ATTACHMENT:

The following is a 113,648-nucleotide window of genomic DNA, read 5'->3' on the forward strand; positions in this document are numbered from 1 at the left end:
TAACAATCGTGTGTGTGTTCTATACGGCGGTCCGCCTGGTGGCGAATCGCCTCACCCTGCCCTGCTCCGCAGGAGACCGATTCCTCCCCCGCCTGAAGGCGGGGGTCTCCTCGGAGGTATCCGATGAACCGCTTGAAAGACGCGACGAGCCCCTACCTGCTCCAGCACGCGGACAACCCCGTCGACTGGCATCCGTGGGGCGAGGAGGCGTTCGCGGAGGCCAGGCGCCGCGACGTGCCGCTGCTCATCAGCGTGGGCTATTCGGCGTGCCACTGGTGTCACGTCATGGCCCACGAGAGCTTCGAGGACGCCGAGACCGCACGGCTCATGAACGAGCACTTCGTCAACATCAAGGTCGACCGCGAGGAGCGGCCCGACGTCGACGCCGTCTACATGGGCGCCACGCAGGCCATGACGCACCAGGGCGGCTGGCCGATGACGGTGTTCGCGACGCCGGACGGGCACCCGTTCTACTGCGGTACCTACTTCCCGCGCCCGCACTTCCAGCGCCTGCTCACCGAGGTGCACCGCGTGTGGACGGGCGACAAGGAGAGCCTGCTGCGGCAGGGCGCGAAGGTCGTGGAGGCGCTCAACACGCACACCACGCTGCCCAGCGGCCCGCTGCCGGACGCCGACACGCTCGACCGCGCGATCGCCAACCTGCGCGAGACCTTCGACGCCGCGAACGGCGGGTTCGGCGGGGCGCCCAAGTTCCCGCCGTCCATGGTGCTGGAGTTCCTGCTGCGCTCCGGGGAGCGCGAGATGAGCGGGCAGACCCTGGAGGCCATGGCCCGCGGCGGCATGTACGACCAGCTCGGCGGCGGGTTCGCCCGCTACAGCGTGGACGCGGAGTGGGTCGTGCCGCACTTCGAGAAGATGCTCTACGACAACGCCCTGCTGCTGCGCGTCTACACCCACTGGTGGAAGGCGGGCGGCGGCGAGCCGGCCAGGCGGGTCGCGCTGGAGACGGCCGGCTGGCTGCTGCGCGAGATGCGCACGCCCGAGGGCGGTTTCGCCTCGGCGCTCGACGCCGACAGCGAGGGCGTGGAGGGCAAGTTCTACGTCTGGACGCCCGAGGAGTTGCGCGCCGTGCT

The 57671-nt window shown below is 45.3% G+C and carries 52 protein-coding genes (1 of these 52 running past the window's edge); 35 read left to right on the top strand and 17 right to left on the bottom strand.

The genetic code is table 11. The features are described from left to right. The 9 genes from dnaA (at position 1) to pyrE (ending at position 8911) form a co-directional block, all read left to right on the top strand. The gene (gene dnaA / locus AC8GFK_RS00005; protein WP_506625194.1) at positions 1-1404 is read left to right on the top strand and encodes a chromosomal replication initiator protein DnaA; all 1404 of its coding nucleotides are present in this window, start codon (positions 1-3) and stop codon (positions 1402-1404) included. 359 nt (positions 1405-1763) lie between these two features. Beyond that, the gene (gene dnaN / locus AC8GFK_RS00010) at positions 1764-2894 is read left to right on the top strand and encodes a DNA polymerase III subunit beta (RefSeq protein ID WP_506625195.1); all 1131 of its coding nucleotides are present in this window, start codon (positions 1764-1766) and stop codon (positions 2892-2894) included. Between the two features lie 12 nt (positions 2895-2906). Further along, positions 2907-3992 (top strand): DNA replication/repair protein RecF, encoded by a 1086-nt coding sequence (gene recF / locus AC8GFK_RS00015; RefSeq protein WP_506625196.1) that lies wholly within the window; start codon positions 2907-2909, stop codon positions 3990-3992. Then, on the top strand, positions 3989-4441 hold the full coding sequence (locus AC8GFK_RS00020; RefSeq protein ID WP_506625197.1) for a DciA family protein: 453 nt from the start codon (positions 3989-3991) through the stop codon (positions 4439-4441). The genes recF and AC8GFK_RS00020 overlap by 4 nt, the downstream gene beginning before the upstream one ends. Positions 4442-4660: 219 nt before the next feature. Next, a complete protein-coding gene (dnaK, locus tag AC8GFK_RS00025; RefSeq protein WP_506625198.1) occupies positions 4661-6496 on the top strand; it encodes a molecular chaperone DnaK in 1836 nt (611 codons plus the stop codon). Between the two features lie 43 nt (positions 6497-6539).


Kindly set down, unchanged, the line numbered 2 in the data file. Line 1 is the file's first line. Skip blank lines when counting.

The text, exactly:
TAACAATCGTGTGTGTGTTCTATACGGCGGTCCGCCTGGTGGCGAATCGCCTCACCCTGCCCTGCTCCGCAGGAGACCGATTCCTCCCCCGCCTGAAGGCGGGGGTCTCCTCGGAGGTATCCGATGAACCGCTTGAAAGACGCGACGAGCCCCTACCTGCTCCAGCACGCGGACAACCCCGTCGACTGGCATCCGTGGGGCGAGGAGGCGTTCGCGGAGGCCAGGCGCCGCGACGTGCCGCTGCTCATCAGCGTGGGCTATTCGGCGTGCCACTGGTGTCACGTCATGGCCCACGAGAGCTTCGAGGACGCCGAGACCGCACGGCTCATGAACGAGCACTTCGTCAACATCAAGGTCGACCGCGAGGAGCGGCCCGACGTCGACGCCGTCTACATGGGCGCCACGCAGGCCATGACGCACCAGGGCGGCTGGCCGATGACGGTGTTCGCGACGCCGGACGGGCACCCGTTCTACTGCGGTACCTACTTCCCGCGCCCGCACTTCCAGCGCCTGCTCACCGAGGTGCACCGCGTGTGGACGGGCGACAAGGAGAGCCTGCTGCGGCAGGGCGCGAAGGTCGTGGAGGCGCTCAACACGCACACCACGCTGCCCAGCGGCCCGCTGCCGGACGCCGACACGCTCGACCGCGCGATCGCCAACCTGCGCGAGACCTTCGACGCCGCGAACGGCGGGTTCGGCGGGGCGCCCAAGTTCCCGCCGTCCATGGTGCTGGAGTTCCTGCTGCGCTCCGGGGAGCGCGAGATGAGCGGGCAGACCCTGGAGGCCATGGCCCGCGGCGGCATGTACGACCAGCTCGGCGGCGGGTTCGCCCGCTACAGCGTGGACGCGGAGTGGGTCGTGCCGCACTTCGAGAAGATGCTCTACGACAACGCCCTGCTGCTGCGCGTCTACACCCACTGGTGGAAGGCGGGCGGCGGCGAGCCGGCCAGGCGGGTCGCGCTGGAGACGGCCGGCTGGCTGCTGCGCGAGATGCGCACGCCCGAGGGCGGTTTCGCCTCGGCGCTCGACGCCGACAGCGAGGGCGTGGAGGGCAAGTTCTACGTCTGGACGCCCGAGGAGTTGCGCGCCGTGCT